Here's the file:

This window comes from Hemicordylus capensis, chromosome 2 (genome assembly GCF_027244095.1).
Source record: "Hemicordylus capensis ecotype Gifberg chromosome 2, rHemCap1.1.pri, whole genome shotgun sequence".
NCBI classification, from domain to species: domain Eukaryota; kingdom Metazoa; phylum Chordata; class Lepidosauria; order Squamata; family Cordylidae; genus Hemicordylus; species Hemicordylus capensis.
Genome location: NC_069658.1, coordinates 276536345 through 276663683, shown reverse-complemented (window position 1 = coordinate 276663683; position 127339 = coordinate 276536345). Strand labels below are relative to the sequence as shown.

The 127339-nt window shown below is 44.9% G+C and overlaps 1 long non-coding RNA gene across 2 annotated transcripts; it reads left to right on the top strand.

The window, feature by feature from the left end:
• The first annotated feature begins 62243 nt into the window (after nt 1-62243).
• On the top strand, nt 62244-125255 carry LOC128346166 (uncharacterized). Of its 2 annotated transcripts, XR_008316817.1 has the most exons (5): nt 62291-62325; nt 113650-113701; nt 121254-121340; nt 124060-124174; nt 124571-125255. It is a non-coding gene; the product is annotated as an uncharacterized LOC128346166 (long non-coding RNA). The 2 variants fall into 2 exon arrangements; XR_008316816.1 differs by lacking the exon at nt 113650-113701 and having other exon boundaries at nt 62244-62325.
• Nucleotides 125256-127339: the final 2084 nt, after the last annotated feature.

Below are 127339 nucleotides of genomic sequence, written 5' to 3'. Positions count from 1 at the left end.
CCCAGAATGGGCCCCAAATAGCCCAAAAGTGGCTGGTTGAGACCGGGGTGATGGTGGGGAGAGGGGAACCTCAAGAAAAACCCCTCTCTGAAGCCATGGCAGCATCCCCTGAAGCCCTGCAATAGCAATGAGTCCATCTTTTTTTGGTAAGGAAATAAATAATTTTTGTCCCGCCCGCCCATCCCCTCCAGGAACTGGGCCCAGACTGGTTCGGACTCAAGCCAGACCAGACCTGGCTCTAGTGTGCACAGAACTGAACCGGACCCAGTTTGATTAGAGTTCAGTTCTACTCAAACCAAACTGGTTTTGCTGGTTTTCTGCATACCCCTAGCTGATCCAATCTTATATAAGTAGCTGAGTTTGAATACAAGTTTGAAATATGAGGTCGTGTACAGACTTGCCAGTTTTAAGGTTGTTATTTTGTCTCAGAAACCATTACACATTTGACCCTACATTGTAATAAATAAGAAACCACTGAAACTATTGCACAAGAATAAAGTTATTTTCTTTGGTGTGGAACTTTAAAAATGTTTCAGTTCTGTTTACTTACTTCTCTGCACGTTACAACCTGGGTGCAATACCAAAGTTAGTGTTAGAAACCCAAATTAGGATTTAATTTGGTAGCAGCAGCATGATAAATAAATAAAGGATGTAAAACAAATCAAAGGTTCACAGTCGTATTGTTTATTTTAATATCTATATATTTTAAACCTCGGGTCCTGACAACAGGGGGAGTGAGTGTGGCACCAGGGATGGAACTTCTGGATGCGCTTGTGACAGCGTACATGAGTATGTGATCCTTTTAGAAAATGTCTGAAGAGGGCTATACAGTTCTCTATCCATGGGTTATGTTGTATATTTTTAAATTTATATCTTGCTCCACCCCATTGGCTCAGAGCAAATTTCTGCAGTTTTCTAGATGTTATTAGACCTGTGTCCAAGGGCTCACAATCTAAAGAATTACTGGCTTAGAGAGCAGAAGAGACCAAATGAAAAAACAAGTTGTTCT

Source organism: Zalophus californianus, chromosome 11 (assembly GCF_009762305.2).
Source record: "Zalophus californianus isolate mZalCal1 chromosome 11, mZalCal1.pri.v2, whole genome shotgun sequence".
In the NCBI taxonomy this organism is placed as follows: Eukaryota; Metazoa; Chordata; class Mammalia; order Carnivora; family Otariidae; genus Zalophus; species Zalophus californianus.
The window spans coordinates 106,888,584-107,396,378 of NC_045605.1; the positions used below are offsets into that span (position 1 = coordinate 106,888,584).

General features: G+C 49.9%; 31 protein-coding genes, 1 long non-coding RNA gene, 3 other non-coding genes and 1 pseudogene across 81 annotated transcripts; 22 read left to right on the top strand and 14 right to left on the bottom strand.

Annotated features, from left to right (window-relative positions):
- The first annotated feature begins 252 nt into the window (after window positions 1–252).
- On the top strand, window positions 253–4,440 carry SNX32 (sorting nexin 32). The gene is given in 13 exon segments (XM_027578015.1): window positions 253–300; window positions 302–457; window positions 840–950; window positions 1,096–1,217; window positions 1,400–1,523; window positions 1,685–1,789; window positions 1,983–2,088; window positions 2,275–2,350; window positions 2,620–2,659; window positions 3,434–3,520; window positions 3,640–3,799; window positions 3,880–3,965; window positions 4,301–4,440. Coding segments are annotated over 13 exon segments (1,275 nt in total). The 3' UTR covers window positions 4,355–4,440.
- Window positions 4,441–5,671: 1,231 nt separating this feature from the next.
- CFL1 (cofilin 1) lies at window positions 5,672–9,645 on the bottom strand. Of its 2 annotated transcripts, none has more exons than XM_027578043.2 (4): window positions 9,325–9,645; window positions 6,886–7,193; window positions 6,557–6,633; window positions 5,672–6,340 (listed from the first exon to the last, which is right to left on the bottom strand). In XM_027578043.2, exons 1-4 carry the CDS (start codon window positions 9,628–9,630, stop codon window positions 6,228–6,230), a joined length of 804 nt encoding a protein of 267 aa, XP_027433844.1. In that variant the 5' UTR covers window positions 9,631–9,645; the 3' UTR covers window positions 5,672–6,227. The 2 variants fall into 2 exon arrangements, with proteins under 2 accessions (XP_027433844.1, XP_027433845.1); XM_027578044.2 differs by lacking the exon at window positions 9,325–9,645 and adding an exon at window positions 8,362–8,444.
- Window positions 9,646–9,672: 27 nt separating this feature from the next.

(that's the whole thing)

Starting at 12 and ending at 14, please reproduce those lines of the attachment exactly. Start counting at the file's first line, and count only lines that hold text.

Source organism: Zalophus californianus, chromosome 11 (assembly GCF_009762305.2).
Source record: "Zalophus californianus isolate mZalCal1 chromosome 11, mZalCal1.pri.v2, whole genome shotgun sequence".
In the NCBI taxonomy this organism is placed as follows: Eukaryota; Metazoa; Chordata; class Mammalia; order Carnivora; family Otariidae; genus Zalophus; species Zalophus californianus.